"Mine Eyes Have Seen the Glory of the Coming of the Lord" Julia Ward 1819-1910
We all know what it means to be "stirred" in our souls by certain hymns and music. Some people are mysteriously moved by music played in the minor key and others rejoice in what have come to be known as "great Hymns"
The hymn quoted above was written in December 1861, six months after the outbreak of the American Civil War. Mrs. Howe (nee Ward) heard the Union troops singing the ballad "John Brown's body" as they marched to the fray and it was suggested to her that such a grand tune deserved far better words. Mrs. Howe wrote the words that same night.
It was published in "the Atlantic Monthly" of February. 1862 under the title "The Battle Hymn of the Republic".
As far as is known only one slight alteration has been made in the words originally composed by Mrs. Howe. It occurs in the third verse: the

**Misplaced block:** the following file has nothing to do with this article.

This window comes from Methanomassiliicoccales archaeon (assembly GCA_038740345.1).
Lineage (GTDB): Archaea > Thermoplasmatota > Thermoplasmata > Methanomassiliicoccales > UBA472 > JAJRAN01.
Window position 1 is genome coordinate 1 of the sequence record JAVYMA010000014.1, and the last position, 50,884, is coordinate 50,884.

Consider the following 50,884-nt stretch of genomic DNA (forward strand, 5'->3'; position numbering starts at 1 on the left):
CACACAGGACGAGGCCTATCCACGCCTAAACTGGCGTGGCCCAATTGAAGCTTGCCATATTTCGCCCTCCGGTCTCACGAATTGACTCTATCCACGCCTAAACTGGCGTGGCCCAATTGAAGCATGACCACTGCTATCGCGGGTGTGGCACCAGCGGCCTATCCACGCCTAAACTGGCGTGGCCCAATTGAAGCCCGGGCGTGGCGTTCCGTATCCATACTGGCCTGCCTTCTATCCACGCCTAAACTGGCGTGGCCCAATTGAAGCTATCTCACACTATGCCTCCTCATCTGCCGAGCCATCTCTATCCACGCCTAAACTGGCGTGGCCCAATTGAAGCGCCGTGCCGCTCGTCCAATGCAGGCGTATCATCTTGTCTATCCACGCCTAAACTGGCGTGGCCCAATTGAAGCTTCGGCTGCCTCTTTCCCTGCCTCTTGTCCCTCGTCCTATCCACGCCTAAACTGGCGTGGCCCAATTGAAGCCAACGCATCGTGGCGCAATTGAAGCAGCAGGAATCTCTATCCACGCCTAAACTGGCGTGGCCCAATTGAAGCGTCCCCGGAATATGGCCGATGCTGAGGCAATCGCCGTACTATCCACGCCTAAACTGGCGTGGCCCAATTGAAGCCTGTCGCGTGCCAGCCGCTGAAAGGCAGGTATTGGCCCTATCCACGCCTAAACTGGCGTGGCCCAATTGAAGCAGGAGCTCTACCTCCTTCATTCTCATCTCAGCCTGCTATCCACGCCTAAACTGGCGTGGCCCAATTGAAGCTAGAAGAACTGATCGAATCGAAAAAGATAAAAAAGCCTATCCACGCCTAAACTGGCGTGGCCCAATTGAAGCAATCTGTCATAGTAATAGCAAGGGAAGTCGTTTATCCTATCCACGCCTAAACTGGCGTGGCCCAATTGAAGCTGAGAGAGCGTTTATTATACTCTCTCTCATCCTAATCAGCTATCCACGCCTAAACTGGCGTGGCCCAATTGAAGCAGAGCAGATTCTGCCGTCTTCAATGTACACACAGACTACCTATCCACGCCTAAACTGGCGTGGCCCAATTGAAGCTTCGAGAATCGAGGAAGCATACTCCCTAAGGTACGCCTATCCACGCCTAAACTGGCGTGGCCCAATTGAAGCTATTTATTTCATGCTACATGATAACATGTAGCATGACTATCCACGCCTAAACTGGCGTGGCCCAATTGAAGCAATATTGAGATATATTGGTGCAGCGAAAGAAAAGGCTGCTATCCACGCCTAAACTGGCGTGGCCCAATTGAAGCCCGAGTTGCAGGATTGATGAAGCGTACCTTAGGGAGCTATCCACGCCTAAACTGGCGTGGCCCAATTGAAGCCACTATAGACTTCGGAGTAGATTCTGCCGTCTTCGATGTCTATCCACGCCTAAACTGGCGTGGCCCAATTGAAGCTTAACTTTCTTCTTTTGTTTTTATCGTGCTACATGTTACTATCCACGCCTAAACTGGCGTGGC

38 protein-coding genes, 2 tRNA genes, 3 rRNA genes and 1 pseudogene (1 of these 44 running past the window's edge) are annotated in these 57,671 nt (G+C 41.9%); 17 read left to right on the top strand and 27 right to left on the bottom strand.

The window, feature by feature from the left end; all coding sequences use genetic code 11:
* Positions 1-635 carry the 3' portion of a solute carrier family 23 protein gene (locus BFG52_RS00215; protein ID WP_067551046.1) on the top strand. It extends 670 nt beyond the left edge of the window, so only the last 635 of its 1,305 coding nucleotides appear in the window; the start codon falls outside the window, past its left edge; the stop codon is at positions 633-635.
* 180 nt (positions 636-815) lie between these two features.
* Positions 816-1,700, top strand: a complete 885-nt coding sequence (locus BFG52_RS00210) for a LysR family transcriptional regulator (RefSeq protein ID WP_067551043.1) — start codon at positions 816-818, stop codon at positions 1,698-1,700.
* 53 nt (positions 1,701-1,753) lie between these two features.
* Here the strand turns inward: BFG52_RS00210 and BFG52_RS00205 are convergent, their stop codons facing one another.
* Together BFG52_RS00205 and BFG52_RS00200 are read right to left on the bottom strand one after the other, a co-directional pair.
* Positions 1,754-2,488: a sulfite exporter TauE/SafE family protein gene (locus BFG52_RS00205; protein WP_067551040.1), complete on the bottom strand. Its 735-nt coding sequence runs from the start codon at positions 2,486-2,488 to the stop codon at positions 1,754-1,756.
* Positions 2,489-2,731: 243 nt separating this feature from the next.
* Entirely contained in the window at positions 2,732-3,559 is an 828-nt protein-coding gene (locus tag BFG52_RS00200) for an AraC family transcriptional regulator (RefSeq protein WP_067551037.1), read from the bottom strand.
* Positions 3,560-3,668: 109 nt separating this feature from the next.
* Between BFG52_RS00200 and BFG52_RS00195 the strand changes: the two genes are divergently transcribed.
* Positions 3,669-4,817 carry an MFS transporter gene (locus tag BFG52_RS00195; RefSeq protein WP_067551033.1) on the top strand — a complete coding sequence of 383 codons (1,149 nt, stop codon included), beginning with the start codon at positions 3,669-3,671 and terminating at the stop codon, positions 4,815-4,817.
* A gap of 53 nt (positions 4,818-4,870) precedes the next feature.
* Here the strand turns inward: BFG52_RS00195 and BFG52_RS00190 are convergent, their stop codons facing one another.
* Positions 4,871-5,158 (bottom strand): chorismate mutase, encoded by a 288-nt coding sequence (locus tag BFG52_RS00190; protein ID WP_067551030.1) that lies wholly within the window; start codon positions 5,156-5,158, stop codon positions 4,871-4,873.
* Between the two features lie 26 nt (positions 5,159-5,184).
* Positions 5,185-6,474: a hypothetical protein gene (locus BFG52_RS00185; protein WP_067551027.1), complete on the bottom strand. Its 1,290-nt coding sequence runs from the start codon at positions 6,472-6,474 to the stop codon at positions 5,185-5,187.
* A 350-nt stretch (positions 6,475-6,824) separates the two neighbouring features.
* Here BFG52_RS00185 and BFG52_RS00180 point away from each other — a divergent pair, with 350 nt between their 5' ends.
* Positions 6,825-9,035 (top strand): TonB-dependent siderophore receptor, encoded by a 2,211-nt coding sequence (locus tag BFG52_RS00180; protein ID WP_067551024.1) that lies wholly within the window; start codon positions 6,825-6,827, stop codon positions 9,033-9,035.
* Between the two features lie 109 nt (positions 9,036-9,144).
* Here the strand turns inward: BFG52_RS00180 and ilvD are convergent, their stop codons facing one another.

"As we died to make men happy let us die to make men free."
And we sing today,
"As we died to make men happy let us live to make me free."
Although usually sung to the traditional tune "John Brown's body" - a tune that gives the hymn a decidedly American flavour, a very good tune named "Vision:" was composed for these words by the late Sir Walford Davies (1869-1941). It is a splendid tune and makes the humn a delightful one to sing anywhere in the English-speaking world.
We remember, with affection, the singing of this great hymn at the Service held in St. Paul's Cathedral on the occasion of the funeral of the late Sir Winston Churchill and the profound impression the words left with us. Truly, Our God is marching on!
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